Odds are, the difference between your stock options' exercise price and the stock's current trading price is negligible these days. If so, check your options grant to see if you have an early exercise-option provision. If you do, you may be able to take advantage of a little unpublicized tax perk that lets you lock in future appreciation at long-term capital gains rate of 20%.
This tax election needs to be made within 30 calendar days of your early exercise and the shares become subject to forfeiture: That means if you leave the company or it goes under, you lose the shares. But if you believe your stock is going to Johnny-rocket, you could save yourself some serious tax bucks.
An early exercise doesn't allow you access to the shares any earlier than your vesting or lockup period allows. It just gives you the opportunity to take advantage of a market slump. "Any plan that does not have one is less than state of the art these days," says Rande Spiegelman, a senior manager in
investment advisory-services group in San Francisco.
The bulk of the companies offering this early exercise option are dot-coms, says Martin Nissenbaum, national director of personal-income tax planning at
Ernst & Young
. So it's been dubbed a "West Coast thing." But this planning technique does not have geographical restrictions.
When you exercise your vested
nonqualified stock options, or "nonquals," you'll owe ordinary income tax up to 40% on the difference between your exercise price and the current fair market value, a.k.a. the spread. When you exercise vested
incentive stock options, although you won't owe ordinary income tax on the spread, you may get hit by the dreaded alternative minimum tax.
Generally, you want to exercise when the spread is small. With this precarious market, odds are high that your spread has shrunk. But if your shares are not vested, what can you do?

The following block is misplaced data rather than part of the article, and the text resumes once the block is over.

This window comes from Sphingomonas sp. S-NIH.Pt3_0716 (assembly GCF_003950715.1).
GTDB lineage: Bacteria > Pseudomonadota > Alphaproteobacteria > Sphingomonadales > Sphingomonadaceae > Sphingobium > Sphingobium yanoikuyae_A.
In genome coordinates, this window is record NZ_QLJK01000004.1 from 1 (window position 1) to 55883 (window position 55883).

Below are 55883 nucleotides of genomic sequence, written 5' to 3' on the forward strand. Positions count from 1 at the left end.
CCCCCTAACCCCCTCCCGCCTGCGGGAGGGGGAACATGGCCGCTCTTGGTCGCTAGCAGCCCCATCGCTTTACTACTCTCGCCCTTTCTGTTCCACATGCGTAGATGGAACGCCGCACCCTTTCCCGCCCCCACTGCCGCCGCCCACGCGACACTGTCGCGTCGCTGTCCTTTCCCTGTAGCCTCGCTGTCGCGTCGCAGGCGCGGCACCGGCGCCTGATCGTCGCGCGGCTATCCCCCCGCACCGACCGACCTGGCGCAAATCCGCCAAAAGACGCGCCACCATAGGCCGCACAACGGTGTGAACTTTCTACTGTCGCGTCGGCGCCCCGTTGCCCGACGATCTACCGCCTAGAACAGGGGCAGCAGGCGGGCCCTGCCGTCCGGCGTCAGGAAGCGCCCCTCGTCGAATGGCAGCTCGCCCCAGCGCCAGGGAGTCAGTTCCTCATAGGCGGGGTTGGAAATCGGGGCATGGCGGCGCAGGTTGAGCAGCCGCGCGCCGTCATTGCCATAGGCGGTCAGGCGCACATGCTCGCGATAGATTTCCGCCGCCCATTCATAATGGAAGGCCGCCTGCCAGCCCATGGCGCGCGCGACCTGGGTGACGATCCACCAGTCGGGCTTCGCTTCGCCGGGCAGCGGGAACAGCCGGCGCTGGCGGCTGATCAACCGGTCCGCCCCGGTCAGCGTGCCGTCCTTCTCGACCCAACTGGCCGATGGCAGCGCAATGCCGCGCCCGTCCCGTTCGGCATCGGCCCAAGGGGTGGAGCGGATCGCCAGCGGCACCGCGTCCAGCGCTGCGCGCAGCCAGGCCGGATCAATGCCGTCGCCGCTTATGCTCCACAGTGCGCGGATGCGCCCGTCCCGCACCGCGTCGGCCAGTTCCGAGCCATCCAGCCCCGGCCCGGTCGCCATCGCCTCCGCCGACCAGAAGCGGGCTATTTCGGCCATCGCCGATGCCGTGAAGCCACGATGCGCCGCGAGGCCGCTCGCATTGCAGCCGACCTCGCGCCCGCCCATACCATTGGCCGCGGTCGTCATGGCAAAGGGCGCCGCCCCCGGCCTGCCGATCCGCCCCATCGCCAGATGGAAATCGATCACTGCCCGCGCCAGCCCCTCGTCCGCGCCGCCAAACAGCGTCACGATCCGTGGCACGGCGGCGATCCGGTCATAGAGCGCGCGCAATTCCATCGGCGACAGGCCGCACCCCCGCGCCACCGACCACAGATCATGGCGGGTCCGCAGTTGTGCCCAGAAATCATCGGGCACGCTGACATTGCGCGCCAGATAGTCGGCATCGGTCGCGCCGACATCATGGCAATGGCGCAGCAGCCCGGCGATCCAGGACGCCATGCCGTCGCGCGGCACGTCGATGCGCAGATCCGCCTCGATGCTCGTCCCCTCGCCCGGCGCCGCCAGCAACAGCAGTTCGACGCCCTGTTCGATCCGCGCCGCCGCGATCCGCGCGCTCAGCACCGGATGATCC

Meet the 83(b) election.
Named after its
section in the tax code, the 83(b) election allows you to convert more of the appreciation on your exercised stock into capital gains (Read: lower taxes). The stock is subject to "forfeiture" for a year, so if you leave the company before 12 months or it goes belly up, you'll lose the shares. But if you stay, all appreciation will be taxed as capital gains, at the preferential 20% rate.
Say the exercise price on your nonquals is a nickel, the stock has plummeted to $5 a share, but your gut tells you it's coming back.
Do an early exercise. You'll owe ordinary income tax on the spread of $4.95, which includes Social Security and Medicare. Your new basis in the stock is $5, says Nissenbaum.
To lock in your upside at the long-term capital gains rate, you make the 83(b) election on the stock and notify the
Internal Revenue Service
that you're doing so within 30 days of your exercise.
Let's say the stock goes to $10 when your vesting period ends a year later and you decide to sell. Without the 83(b) election, you'd owe ordinary income tax on $9.95, at possibly 40%. With the election, you'll already have paid ordinary income tax on $4.95 and now you'll only owe $5 at the 20%. "So it's a rate play," says Spiegelman.
Of course there's a downside: Aside from having to cough up the cash to pay tax on that spread, you have to stick around for a year. And here's a not-so-unrealistic question: What if the stock never gets above $5?
You lose. You've paid tax for no reason.
You can make this 83(b) election with your incentive stock options (ISOs) and restricted stock as well. With ISOs, when you early exercise, the spread will be an alternative minimum tax adjustment. Hopefully, the spread is small enough to keep you out of AMT altogether. If you make the election within 30 days of your exercise, you no longer have to follow the ISO rule that says you must hold the stock two years from grant date and one year from the exercise date to get long-term capital gain treatment. As long as you (and the company) stick around for one year, all appreciation is capital gains.
Same goes for restricted stocks. Generally given to high-level execs and board members, employees get the shares outright but have to wait a requisite amount of time before they can sell them. But the 83(b) election must be made within 30 days of the restricted stock grant.
It's imperative that you let the IRS know that you're making this election within 30 calendar days -- not business days -- after an option exercise, or 30 days after the grant of restricted stock. Your employer should supply the appropriate form.
Like any document you mail to the IRS, send it "certified mail, return requested." In addition, you must provide a copy of this form to you employer and attach it to that year's tax return.
As with all tax planning, this needs to make economic sense and you've got to believe the stock is going up. "You've got to have patience and guts," says Spiegelman.
Seems to be the new mantra for this market.
Big note to
Herb Greenberg: As a pure-bred Jersey girl, whose family grows these things out in the back yard, if you haven't eaten a
Jersey tomato straight up with a little salt, you haven't lived.
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